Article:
Jean-Pierre Unger (ITM)

 

PBF, ostensibly a motivating technique, consists of payment per service, in theory with a productivity goal. It is also said to be a technique to reform / restructure health care systems.

 

From a descriptive, political economy angle, PBF can be viewed as a simplified version of econometric methods applied to cost health care activities, which is needed to contract health care activities in the context of policies based on a purchaser-provider split. As such, it paves the way for the introduction of elaborated managed care techniques within public health services and care commoditization.

 

Importantly, Musgrove defined PBF as encompassing control of paid production. PBF sustainability is, however, everywhere an issue as middle- and even high-income countries are not capable of controlling the quantity of services provided and even less their quality. Here are some examples:

 

  • The HESVIC project (2009-2012) studied governance, regulation and control of maternal health activities in Vietnam, India and China. It concluded that of 9 such case studies, 8 revealed large-scale regulatory failure and only one showed relative success. But this last achievement was due to public control intertwined with central planning techniques;
  • Latin American countries with lengthy experience in health care commoditization (e.g. ChileColombia ) failed to make their systems efficient i.e. because of weak regulation;
  • Costa Rica used a mild form of PBF: upon productivity assessment, its public health facilities received additional resources to improve care. Although relatively mild, these ‘management contracts’ seriously hampered access to and quality of acute care (W.Soors, P.De Paepe, JP Unger. Management Commitments and Primary Care: another Lesson from Costa Rica for the World? Int J Health Services, 2011, in press).
  • The mechanisms linking regulation failures and LMIC characteristics have been discussed at length elsewhere. In spite of possible positive projects in LIC and failed states, there are reasons to believe that PBF won’t be sustainable unless the international agenda is to make LIC health systems rely in the long-term on international aid: reproducibility of pilot projects in situations where development aid is not the dominant source of health system financing remains dubious.

 

Even in LIC, PBF may lack valid evidence. Apparent successes in Rwanda, for instance, can be explained by characteristics of the health system itself, e.g. a decently financed public system. The initial low income level of health workers probably also explains to some degree PBF effectiveness, as PBF helps to increase the revenue of care providers.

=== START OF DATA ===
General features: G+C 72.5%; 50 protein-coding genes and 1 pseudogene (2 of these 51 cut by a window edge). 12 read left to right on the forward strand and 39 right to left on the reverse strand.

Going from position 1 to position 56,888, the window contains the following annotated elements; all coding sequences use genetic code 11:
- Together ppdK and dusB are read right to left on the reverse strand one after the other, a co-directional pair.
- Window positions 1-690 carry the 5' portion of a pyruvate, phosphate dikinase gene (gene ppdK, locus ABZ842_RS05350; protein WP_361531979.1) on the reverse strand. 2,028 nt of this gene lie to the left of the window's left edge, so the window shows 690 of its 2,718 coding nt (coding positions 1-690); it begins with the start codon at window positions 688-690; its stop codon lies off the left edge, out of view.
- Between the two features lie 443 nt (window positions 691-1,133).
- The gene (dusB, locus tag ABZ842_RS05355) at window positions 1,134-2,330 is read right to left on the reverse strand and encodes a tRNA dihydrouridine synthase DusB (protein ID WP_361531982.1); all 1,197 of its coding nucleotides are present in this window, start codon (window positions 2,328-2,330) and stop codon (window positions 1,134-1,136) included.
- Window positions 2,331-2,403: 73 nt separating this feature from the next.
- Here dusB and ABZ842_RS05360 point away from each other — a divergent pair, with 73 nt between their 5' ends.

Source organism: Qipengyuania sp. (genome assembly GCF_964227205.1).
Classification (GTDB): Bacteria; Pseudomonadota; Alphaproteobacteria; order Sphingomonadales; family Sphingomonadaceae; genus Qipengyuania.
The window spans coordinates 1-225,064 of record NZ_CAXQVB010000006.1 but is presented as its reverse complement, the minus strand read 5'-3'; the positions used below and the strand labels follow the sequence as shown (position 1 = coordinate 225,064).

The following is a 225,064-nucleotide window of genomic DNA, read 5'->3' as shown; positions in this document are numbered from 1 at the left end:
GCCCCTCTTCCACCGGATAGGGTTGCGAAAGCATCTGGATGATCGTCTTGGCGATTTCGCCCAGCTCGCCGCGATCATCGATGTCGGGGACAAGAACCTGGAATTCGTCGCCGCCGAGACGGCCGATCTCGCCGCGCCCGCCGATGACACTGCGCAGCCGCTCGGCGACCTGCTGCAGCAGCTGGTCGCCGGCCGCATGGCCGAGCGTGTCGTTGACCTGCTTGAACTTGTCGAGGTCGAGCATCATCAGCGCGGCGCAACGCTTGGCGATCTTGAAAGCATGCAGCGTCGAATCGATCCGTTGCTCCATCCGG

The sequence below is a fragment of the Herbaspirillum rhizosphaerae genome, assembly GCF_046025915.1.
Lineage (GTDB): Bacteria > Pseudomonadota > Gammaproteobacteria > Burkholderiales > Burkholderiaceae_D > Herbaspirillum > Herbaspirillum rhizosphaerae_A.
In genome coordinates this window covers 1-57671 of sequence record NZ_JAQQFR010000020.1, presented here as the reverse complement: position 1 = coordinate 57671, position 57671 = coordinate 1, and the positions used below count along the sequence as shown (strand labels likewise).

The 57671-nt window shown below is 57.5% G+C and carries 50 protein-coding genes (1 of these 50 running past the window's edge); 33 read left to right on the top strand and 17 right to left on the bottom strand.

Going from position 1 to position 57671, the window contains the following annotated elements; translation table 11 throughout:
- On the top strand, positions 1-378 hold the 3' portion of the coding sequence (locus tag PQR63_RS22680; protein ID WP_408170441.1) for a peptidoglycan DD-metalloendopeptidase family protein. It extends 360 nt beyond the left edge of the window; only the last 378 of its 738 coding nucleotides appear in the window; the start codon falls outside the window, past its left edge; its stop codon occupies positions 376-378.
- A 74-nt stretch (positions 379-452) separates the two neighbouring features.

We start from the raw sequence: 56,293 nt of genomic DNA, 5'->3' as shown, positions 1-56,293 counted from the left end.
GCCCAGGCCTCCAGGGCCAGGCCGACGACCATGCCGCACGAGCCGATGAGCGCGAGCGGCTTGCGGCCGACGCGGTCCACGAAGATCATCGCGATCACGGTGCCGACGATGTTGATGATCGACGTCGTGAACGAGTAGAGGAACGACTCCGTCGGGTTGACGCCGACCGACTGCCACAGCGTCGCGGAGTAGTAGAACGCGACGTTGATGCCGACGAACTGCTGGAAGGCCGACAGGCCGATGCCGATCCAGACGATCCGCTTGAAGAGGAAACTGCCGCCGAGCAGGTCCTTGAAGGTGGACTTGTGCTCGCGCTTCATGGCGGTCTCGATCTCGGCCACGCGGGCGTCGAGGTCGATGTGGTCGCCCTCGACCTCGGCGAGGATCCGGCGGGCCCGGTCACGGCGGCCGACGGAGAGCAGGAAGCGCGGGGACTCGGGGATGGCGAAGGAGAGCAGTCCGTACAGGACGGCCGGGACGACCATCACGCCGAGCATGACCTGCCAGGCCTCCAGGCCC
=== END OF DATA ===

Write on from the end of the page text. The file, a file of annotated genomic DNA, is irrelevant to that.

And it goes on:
The key problem with PBF, however, concerns effectiveness and ethics. Indeed, PBF may work against care quality while distorting the professional identity of health workers and professionals (nurses, clinical officers, medical assistants and doctors) because it relies on the assumption that they are merely economic actors and contributes in fact to making them so in some kind of a self-fulfilling prophecy.

 

Instead of comparing PBF intervention groups with a control group, it would have made more sense to compare PBF groups with other ones that are subject to strategies designed to reinforce professionalism in health systems. Indeed, although professional skills and identity cannot be measured and as such are not easily taken into account by the economic and epidemiologic sciences, they are key conditions of care quality since good consultations entail

 

  • Complex decision making as in bio-psychosocial care, which is an issue of family medicine;
  • Ethos, with a praxis referring to a complex ethical system, which is a philosophical issue;
  • Acquiring manual and behavioral skills, a psycho-pedagogical issue;
  • Reflective methods in care delivery (such as audit, supervision, intervision, action research, etc), which involves medical knowledge.

 

Economists tend to gather all these care components under one (supposedly measurable) umbrella concept – responsiveness, see the WHO 2000 classification of countries’ performance – which reveals the knowledge limits of this science when it comes to care quality.

 

Besides a sociopolitical concern for equity, ethics, communication, skills, reflectivity and symbolic motivation of health professionals (a component of their intrinsic motivation) are all dimensions that should help structure health systems aiming to deliver individual health care.

 

Because experience with managed care techniques and disease control programs shows that they harm professional identity and the delivery of bio-psychosocial care, economic techniques such as capitation and PBF taken in isolation should not be permitted to structure health care systems. Rather, patients’ care trajectories, co-management and ethically inspired professionalism should.

To improve professional clinical decision making, in particular complex decisions related to the delivery of bio-psychosocial care as in family medicine practice, many non-managed care techniques exist (see International Health and Aid Policies – The Need for Alternatives (2010), chapter 19.  Non-managed care techniques to improve clinical decision making    Section 1. Versatile techniques    Section 2. Interface flow-process audit).

Further (action-)research and experiences are needed to develop such reflexive tools designed also to enhance their users’  professional identity.

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